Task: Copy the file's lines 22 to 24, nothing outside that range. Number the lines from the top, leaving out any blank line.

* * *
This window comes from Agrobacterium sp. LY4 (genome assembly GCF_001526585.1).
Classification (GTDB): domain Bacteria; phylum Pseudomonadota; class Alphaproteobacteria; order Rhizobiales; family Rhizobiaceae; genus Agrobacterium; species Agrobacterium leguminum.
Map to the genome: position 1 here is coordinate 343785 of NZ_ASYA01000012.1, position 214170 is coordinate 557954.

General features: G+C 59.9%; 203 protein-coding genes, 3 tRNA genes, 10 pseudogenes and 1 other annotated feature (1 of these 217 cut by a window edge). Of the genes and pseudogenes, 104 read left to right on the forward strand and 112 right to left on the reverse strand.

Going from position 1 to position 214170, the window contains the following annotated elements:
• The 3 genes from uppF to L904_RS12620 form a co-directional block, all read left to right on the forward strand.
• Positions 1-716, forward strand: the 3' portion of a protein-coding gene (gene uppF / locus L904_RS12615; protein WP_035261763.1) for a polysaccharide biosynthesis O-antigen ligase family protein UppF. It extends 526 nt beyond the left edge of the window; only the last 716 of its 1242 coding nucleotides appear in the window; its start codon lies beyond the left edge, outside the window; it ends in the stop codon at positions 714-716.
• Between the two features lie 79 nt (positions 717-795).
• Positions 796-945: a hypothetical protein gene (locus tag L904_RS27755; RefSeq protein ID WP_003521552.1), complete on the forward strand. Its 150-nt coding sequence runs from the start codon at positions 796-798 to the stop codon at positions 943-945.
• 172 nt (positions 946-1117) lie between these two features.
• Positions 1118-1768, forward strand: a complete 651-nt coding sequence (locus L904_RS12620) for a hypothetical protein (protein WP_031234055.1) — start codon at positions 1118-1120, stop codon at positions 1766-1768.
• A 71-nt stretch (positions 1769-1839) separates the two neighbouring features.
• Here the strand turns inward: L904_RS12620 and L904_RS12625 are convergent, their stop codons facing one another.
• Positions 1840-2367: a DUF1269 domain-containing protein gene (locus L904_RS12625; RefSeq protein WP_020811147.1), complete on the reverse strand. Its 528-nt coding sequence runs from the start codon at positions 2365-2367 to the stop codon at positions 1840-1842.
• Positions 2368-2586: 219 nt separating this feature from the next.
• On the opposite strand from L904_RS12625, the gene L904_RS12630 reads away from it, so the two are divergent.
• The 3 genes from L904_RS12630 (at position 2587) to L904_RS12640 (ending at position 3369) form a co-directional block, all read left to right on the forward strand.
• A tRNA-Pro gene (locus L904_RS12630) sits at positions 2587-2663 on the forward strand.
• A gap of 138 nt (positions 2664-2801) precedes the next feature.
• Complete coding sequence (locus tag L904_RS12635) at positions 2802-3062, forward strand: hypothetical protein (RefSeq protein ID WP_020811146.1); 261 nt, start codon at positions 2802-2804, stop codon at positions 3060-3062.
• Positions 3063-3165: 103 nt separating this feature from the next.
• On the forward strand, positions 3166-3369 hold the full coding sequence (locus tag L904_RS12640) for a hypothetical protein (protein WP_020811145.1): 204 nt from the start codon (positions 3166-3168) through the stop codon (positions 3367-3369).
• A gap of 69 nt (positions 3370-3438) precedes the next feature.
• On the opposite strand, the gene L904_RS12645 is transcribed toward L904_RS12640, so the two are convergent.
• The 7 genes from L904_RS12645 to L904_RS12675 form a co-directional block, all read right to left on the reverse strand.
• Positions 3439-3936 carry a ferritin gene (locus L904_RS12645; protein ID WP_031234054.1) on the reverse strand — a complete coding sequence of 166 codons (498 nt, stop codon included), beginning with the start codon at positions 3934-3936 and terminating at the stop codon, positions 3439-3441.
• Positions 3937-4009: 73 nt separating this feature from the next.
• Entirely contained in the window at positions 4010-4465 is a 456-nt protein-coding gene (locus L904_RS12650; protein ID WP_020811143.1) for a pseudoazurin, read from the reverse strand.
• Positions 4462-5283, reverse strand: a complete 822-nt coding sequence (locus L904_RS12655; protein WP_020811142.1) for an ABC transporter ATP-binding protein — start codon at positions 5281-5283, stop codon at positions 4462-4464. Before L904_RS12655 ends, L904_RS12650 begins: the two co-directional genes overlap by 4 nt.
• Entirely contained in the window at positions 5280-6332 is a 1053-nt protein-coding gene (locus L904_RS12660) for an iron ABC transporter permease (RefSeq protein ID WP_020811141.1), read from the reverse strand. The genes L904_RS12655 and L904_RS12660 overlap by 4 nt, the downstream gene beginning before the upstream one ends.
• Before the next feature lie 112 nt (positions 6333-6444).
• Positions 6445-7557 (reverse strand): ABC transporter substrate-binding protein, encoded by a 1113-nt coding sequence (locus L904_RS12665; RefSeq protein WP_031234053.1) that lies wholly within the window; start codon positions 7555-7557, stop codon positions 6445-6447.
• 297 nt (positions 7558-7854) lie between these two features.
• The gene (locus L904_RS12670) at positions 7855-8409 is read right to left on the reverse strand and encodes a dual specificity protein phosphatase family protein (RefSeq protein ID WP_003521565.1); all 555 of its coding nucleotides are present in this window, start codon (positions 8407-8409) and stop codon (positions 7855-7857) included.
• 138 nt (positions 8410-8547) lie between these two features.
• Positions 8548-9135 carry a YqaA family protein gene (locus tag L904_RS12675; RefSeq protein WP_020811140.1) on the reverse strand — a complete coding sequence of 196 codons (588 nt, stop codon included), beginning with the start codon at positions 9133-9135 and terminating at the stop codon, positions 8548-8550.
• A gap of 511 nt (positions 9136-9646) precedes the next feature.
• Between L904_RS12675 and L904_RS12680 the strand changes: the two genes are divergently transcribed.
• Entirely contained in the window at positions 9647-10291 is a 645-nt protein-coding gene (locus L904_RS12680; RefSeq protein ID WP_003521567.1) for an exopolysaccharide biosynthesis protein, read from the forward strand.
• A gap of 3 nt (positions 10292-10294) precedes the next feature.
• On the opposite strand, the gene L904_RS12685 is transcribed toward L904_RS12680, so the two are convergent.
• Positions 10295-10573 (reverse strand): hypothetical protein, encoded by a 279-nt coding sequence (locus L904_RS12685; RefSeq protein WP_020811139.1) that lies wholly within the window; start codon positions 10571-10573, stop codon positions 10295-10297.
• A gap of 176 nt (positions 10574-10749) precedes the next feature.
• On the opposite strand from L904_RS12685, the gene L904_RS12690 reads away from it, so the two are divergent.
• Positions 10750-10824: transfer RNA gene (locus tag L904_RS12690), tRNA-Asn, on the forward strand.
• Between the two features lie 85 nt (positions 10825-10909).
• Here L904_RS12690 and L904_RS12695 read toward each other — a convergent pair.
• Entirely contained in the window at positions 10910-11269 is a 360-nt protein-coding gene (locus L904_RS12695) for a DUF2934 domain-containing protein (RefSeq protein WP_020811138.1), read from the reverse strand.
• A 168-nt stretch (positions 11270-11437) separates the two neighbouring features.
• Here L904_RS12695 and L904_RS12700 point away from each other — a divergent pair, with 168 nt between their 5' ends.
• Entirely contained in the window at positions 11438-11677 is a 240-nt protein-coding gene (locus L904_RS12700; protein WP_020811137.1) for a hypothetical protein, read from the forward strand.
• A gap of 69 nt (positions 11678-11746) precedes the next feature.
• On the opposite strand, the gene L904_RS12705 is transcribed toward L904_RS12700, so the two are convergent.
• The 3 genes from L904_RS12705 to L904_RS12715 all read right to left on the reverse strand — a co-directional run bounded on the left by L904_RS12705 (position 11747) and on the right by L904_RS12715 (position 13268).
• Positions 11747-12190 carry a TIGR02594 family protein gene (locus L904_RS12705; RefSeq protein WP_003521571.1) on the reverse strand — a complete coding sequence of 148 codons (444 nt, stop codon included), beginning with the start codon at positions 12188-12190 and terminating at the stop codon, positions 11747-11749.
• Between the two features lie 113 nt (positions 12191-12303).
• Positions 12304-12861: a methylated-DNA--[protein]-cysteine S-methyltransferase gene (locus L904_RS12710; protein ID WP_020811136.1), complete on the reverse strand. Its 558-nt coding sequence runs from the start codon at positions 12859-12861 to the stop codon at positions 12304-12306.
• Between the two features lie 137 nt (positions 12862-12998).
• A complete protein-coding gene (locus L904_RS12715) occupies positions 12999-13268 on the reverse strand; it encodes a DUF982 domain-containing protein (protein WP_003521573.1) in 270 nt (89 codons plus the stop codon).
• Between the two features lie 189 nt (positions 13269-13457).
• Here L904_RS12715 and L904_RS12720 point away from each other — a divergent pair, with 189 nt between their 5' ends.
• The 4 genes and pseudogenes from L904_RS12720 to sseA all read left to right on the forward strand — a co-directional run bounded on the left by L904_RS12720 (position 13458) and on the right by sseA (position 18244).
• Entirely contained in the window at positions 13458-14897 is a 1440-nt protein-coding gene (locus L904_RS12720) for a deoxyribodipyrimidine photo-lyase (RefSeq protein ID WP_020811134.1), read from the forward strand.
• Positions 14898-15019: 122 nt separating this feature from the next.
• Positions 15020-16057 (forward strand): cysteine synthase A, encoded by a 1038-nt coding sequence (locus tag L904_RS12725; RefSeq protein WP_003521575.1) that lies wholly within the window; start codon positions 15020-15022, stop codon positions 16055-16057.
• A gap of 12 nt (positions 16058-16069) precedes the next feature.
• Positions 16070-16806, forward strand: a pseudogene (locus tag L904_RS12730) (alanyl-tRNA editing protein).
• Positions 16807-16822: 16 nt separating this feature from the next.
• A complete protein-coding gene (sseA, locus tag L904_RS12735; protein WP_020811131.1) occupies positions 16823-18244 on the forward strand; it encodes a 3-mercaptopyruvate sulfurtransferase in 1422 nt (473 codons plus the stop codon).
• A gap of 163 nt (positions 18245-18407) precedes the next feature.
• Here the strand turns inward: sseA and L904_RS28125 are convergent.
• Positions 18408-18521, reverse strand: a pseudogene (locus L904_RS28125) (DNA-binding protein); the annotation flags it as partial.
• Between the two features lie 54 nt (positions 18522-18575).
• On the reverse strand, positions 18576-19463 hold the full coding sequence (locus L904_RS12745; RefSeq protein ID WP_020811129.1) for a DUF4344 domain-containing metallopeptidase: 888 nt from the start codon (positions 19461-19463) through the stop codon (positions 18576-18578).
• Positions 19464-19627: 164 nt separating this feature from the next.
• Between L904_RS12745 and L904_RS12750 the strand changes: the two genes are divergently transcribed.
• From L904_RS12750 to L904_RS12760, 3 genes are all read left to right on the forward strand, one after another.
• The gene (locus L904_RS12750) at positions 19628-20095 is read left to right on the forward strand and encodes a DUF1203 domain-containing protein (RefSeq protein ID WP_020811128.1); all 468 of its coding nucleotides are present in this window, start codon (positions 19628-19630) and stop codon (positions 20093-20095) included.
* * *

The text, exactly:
• On the forward strand, positions 3166-3369 hold the full coding sequence (locus tag L904_RS12640) for a hypothetical protein (protein WP_020811145.1): 204 nt from the start codon (positions 3166-3168) through the stop codon (positions 3367-3369).
• A gap of 69 nt (positions 3370-3438) precedes the next feature.
• On the opposite strand, the gene L904_RS12645 is transcribed toward L904_RS12640, so the two are convergent.